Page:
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Yoho’s ‘Do As We Say Not As We Do’ Posturing on Impeachment

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All things whatsoever they shall say to you, observe and do: but according to their works, do ye not. For they say, and do not. For they bind heavy and insupportable burdens and lay them on men’s shoulders: but with a finger of their own they will not move them. And all their works they do for to be seen of men. (Matthew 23:3-5)

I saw an article on WND this morning with the headline “Congress finally takes up ‘High Crimes and misdemeanors’. It reports that Rep. Ted Yoho (R-Fla.) “is bringing forth legislation to define “high crimes and misdemeanors” and what actions ought to trigger impeachment proceedings against the president. The article quotes him asking “When is Congress going to stand up and have some accountability and rein in the power of the executive branch?” After I read it, I found myself trying to remember the exact words of Jesus Christ, which I looked up and have quoted above.

You see, Rep. Yoho wants this Congress to write a bill that purports to dictate what offenses future Congresses should find to be impeachable. This is exactly what the language of the U.S. Constitution does not do, which fact the article alludes to while speculating that “non-partisan critics may be very quick to point out that America’s founders deliberately left “high crimes and misdemeanors” vague so as not to dictate to all future leaders what constitutes an impeachable offense.” Yoho says that “they allowed Congresses to go ahead and define those in the future,” and that, as the article observes, is “what the congressman believes his bill does now.”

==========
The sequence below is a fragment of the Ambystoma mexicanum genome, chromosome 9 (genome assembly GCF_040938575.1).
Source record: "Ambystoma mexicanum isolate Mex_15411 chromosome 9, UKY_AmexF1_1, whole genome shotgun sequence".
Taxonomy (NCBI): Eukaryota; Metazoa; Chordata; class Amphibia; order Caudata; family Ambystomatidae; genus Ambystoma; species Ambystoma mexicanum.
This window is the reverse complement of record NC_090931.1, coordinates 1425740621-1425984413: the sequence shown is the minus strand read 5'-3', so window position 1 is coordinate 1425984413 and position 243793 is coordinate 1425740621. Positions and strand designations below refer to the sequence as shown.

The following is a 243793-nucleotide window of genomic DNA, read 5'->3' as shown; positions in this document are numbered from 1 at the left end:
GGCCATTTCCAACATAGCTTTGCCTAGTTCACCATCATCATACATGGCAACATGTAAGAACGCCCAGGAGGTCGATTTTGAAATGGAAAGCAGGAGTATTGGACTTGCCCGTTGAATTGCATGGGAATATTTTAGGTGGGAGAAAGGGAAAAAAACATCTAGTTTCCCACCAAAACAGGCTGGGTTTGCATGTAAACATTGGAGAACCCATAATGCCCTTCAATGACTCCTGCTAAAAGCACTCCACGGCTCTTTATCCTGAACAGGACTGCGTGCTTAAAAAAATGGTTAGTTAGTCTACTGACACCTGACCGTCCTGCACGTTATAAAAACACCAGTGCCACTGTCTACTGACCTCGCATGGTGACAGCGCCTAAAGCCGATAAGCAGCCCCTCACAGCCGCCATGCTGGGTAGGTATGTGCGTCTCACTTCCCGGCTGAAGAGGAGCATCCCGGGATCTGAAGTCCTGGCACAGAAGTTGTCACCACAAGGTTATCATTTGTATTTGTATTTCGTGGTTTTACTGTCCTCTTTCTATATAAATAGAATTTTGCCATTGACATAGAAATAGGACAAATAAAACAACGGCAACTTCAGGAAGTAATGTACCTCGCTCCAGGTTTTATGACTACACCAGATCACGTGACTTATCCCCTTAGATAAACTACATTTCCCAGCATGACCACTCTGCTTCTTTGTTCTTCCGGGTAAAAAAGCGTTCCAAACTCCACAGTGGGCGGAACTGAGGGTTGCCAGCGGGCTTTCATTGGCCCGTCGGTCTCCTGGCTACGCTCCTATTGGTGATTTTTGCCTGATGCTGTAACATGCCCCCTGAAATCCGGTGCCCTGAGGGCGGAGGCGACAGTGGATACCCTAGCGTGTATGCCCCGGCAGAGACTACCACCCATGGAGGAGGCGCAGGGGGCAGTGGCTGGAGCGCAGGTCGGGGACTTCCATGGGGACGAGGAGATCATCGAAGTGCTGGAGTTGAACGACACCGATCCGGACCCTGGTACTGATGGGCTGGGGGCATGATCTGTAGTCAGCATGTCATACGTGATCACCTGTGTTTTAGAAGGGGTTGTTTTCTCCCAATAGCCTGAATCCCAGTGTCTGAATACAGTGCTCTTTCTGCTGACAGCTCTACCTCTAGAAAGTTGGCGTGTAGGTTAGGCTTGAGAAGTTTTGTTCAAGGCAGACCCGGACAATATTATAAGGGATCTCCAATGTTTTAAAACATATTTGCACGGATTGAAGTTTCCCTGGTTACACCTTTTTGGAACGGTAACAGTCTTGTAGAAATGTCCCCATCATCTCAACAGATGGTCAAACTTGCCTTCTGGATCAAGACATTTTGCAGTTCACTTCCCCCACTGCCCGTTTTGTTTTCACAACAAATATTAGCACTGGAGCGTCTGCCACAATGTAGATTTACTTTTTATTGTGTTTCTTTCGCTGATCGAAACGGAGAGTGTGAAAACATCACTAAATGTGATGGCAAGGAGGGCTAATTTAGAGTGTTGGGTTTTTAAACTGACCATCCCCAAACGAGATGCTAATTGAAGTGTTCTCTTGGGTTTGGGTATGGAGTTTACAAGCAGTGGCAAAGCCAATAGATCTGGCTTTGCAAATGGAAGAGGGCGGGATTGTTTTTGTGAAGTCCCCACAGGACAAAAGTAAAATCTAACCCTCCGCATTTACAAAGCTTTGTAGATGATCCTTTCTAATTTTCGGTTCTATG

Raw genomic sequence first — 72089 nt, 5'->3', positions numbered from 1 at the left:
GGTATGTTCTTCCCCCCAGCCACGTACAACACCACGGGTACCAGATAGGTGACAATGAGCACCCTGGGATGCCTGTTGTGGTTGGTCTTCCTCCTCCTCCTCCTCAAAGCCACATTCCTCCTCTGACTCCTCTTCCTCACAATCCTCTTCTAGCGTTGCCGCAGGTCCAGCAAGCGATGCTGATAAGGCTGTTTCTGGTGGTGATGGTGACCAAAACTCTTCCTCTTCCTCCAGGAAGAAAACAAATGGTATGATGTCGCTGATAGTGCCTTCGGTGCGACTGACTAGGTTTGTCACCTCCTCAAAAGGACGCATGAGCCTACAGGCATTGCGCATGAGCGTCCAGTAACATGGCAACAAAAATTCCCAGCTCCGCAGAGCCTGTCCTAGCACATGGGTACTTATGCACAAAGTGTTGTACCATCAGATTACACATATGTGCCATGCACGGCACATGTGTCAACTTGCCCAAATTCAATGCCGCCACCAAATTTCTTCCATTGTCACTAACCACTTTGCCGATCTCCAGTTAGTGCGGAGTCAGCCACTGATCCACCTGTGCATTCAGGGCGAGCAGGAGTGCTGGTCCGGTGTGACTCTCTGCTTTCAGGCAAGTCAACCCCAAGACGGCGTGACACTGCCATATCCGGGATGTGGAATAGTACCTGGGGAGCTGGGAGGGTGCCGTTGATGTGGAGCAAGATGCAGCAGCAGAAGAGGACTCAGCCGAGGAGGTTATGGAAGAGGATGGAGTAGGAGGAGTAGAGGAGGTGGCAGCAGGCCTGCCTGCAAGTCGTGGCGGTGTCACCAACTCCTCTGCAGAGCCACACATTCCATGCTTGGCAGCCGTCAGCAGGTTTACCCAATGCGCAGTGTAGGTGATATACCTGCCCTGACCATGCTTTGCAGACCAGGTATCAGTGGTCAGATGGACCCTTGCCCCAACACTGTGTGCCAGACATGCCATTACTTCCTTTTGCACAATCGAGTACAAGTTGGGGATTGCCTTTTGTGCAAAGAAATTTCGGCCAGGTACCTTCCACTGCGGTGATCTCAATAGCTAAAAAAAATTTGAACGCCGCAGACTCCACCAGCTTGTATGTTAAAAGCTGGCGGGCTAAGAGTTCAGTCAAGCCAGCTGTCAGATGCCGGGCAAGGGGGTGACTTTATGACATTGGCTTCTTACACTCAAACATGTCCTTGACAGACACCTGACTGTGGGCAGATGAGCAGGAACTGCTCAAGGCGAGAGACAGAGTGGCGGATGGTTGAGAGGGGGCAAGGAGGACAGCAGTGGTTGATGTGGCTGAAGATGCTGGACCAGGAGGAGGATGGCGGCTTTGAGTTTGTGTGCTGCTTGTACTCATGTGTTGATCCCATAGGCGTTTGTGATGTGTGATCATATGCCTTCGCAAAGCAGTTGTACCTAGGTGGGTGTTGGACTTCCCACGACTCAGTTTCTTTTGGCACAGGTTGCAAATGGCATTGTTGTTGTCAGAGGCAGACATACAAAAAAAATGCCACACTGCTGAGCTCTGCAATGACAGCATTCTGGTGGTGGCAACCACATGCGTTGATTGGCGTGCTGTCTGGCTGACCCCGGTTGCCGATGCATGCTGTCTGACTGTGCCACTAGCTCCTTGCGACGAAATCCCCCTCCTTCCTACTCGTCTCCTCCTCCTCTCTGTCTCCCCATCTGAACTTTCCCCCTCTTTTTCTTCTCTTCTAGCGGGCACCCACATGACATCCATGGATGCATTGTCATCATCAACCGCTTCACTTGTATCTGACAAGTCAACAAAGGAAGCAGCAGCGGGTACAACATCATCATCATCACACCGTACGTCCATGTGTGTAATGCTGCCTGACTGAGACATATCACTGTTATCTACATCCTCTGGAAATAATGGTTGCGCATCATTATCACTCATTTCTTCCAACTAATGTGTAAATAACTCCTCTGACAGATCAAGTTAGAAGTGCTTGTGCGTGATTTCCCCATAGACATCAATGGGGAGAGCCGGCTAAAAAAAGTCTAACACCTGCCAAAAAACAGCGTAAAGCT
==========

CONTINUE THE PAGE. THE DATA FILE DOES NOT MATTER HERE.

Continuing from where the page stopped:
Unfortunately, the article does not give us any indication of the reasoning that led Congressman Yoho to conclude that it’s wise for the present Congress to prescribe what the Constitution leaves as a judgment for Congress (and the people they represent) to make, in light of the actual circumstances they have to deal with. According to the article, he says that they “played around” with the possibility of defining the offenses further, but decided to allow “allow Congresses to go ahead and define those in the future.”

Though he doesn’t quite say so, Congressman Yoho’s words leave the impression that people in the founding generation found it too difficult to do what contemporary Americans (who are of course better and smarter than those predominantly white, racist, slaveholding, anti-homosexual Bible thumpers, right?) now have the intelligence and wisdom to achieve. Of course, there is the little fact that the founding generation successfully laid the foundation for what eventually became the most successful and powerful nation of its own (and perhaps all) time; a nation that elitists in this this arrogantly decrepit generation are blithely working to destroy. Why should they let that interfere with their arrogant self-esteem?

I find, however, that the standard of Jesus Christ often interferes with my ability to go along with any such estimation of the relative wisdom of this generation, in comparison with previous ones. So his reference to those who “say and do not” forced me to consider what the Congress, including this present one, has been doing. It forces me to consider the fact that there are certain human activities in which precepts “must be acted ‘ere they may be scanned”, for good or ill. Government is definitely one of them.